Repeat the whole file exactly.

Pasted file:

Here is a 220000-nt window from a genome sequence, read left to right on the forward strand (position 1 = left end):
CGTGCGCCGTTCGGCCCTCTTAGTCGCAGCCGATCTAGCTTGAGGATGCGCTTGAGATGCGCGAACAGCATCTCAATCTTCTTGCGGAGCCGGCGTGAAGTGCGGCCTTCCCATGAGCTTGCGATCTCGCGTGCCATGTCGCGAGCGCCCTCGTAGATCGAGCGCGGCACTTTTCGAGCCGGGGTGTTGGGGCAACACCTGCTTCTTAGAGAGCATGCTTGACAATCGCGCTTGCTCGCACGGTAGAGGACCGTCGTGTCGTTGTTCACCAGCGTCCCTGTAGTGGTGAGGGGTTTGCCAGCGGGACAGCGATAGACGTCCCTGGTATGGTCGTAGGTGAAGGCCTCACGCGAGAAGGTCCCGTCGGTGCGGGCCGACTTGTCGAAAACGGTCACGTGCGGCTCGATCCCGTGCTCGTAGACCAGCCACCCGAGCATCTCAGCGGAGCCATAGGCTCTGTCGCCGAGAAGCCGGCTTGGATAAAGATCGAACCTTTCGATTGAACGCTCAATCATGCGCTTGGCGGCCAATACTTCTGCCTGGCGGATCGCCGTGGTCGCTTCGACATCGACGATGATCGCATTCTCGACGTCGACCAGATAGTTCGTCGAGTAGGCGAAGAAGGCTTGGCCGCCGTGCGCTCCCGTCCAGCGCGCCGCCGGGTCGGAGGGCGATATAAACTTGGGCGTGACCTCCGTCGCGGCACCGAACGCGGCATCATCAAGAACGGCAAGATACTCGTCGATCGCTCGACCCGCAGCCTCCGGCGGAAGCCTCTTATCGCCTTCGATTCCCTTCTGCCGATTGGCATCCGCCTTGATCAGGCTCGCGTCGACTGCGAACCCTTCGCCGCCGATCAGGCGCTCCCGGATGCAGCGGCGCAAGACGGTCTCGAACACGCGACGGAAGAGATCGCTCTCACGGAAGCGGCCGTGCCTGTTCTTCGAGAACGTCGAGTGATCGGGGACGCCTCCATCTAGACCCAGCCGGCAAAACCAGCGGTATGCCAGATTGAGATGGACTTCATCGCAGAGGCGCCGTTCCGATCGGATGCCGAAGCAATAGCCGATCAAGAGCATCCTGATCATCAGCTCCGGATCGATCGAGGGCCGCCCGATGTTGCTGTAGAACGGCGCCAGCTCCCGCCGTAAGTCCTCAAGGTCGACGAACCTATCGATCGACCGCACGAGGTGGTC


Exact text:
Here is a 220000-nt window from a genome sequence, read left to right on the forward strand (position 1 = left end):
CGTGCGCCGTTCGGCCCTCTTAGTCGCAGCCGATCTAGCTTGAGGATGCGCTTGAGATGCGCGAACAGCATCTCAATCTTCTTGCGGAGCCGGCGTGAAGTGCGGCCTTCCCATGAGCTTGCGATCTCGCGTGCCATGTCGCGAGCGCCCTCGTAGATCGAGCGCGGCACTTTTCGAGCCGGGGTGTTGGGGCAACACCTGCTTCTTAGAGAGCATGCTTGACAATCGCGCTTGCTCGCACGGTAGAGGACCGTCGTGTCGTTGTTCACCAGCGTCCCTGTAGTGGTGAGGGGTTTGCCAGCGGGACAGCGATAGACGTCCCTGGTATGGTCGTAGGTGAAGGCCTCACGCGAGAAGGTCCCGTCGGTGCGGGCCGACTTGTCGAAAACGGTCACGTGCGGCTCGATCCCGTGCTCGTAGACCAGCCACCCGAGCATCTCAGCGGAGCCATAGGCTCTGTCGCCGAGAAGCCGGCTTGGATAAAGATCGAACCTTTCGATTGAACGCTCAATCATGCGCTTGGCGGCCAATACTTCTGCCTGGCGGATCGCCGTGGTCGCTTCGACATCGACGATGATCGCATTCTCGACGTCGACCAGATAGTTCGTCGAGTAGGCGAAGAAGGCTTGGCCGCCGTGCGCTCCCGTCCAGCGCGCCGCCGGGTCGGAGGGCGATATAAACTTGGGCGTGACCTCCGTCGCGGCACCGAACGCGGCATCATCAAGAACGGCAAGATACTCGTCGATCGCTCGACCCGCAGCCTCCGGCGGAAGCCTCTTATCGCCTTCGATTCCCTTCTGCCGATTGGCATCCGCCTTGATCAGGCTCGCGTCGACTGCGAACCCTTCGCCGCCGATCAGGCGCTCCCGGATGCAGCGGCGCAAGACGGTCTCGAACACGCGACGGAAGAGATCGCTCTCACGGAAGCGGCCGTGCCTGTTCTTCGAGAACGTCGAGTGATCGGGGACGCCTCCATCTAGACCCAGCCGGCAAAACCAGCGGTATGCCAGATTGAGATGGACTTCATCGCAGAGGCGCCGTTCCGATCGGATGCCGAAGCAATAGCCGATCAAGAGCATCCTGATCATCAGCTCCGGATCGATCGAGGGCCGCCCGATGTTGCTGTAGAACGGCGCCAGCTCCCGCCGTAAGTCCTCAAGGTCGACGAACCTATCGATCGACCGCACGAGGTGGTC